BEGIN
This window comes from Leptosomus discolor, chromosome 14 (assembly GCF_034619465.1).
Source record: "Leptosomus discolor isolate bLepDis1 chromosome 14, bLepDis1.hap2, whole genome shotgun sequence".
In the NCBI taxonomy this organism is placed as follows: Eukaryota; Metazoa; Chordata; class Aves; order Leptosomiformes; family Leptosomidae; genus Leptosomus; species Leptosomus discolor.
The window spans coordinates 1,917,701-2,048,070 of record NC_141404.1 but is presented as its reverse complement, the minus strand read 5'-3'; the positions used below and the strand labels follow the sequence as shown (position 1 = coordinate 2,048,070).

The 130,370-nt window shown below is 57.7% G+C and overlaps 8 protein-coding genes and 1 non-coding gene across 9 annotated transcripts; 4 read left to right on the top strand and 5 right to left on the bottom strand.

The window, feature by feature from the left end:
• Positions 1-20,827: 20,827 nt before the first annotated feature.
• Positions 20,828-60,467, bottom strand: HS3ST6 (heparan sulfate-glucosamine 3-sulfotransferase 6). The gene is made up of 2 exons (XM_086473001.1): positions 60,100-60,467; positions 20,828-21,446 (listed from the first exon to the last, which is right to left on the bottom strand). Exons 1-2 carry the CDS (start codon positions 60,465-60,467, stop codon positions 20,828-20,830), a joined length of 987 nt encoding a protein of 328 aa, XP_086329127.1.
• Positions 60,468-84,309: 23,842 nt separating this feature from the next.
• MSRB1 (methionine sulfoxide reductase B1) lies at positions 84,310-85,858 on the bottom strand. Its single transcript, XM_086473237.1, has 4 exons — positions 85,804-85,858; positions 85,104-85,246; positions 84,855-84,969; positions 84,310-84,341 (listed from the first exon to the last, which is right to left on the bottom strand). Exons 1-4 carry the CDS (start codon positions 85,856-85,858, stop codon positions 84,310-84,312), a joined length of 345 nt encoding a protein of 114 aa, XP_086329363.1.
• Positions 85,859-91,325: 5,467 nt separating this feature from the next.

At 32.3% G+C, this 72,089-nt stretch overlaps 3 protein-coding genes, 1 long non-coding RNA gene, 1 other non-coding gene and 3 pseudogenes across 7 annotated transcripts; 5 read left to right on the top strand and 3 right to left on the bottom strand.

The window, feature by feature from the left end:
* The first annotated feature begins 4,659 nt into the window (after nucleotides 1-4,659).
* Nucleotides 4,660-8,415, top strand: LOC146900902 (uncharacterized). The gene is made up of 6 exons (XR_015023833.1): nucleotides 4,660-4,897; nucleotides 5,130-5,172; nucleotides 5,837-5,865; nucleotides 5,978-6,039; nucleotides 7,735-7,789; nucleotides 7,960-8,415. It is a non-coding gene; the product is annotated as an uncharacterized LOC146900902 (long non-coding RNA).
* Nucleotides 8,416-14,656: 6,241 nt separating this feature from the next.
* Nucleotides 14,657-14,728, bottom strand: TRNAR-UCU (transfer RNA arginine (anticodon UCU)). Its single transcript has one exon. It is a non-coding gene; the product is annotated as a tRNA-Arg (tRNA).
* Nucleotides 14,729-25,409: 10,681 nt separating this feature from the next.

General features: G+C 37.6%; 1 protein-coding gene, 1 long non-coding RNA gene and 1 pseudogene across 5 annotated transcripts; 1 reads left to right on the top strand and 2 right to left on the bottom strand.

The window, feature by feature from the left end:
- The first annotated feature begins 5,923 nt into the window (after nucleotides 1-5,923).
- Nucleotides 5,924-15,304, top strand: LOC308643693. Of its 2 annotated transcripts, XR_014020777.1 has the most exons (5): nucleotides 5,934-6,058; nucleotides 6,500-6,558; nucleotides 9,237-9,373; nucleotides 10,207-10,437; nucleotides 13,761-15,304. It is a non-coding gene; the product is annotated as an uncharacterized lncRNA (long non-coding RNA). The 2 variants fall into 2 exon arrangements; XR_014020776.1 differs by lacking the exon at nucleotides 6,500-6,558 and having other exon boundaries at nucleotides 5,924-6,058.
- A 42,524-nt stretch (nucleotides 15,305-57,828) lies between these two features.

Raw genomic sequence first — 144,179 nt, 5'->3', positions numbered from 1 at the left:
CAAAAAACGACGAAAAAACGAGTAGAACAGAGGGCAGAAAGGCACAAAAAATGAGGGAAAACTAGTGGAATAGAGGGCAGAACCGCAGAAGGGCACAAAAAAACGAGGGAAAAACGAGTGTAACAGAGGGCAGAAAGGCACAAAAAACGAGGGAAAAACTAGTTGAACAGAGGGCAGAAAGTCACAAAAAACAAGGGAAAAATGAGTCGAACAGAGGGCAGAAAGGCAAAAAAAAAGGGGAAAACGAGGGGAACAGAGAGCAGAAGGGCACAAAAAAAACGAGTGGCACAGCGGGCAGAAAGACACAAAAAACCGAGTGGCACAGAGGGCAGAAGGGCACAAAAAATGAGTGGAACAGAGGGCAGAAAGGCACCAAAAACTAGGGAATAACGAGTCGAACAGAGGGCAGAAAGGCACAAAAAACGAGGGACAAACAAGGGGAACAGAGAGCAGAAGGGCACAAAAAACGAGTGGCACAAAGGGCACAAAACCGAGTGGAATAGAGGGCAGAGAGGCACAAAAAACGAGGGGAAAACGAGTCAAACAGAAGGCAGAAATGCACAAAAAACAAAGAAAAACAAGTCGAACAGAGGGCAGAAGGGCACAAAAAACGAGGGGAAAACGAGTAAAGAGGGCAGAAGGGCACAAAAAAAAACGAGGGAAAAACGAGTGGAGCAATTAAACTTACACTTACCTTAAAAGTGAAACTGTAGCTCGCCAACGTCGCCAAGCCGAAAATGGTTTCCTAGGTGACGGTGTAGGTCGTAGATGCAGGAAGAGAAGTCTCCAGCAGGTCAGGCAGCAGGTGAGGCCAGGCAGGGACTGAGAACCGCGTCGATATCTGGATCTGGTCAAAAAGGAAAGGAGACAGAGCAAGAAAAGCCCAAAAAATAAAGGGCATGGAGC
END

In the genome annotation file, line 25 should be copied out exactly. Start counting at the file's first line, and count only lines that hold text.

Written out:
CAAAAAACGACGAAAAAACGAGTAGAACAGAGGGCAGAAAGGCACAAAAAATGAGGGAAAACTAGTGGAATAGAGGGCAGAACCGCAGAAGGGCACAAAAAAACGAGGGAAAAACGAGTGTAACAGAGGGCAGAAAGGCACAAAAAACGAGGGAAAAACTAGTTGAACAGAGGGCAGAAAGTCACAAAAAACAAGGGAAAAATGAGTCGAACAGAGGGCAGAAAGGCAAAAAAAAAGGGGAAAACGAGGGGAACAGAGAGCAGAAGGGCACAAAAAAAACGAGTGGCACAGCGGGCAGAAAGACACAAAAAACCGAGTGGCACAGAGGGCAGAAGGGCACAAAAAATGAGTGGAACAGAGGGCAGAAAGGCACCAAAAACTAGGGAATAACGAGTCGAACAGAGGGCAGAAAGGCACAAAAAACGAGGGACAAACAAGGGGAACAGAGAGCAGAAGGGCACAAAAAACGAGTGGCACAAAGGGCACAAAACCGAGTGGAATAGAGGGCAGAGAGGCACAAAAAACGAGGGGAAAACGAGTCAAACAGAAGGCAGAAATGCACAAAAAACAAAGAAAAACAAGTCGAACAGAGGGCAGAAGGGCACAAAAAACGAGGGGAAAACGAGTAAAGAGGGCAGAAGGGCACAAAAAAAAACGAGGGAAAAACGAGTGGAGCAATTAAACTTACACTTACCTTAAAAGTGAAACTGTAGCTCGCCAACGTCGCCAAGCCGAAAATGGTTTCCTAGGTGACGGTGTAGGTCGTAGATGCAGGAAGAGAAGTCTCCAGCAGGTCAGGCAGCAGGTGAGGCCAGGCAGGGACTGAGAACCGCGTCGATATCTGGATCTGGTCAAAAAGGAAAGGAGACAGAGCAAGAAAAGCCCAAAAAATAAAGGGCATGGAGC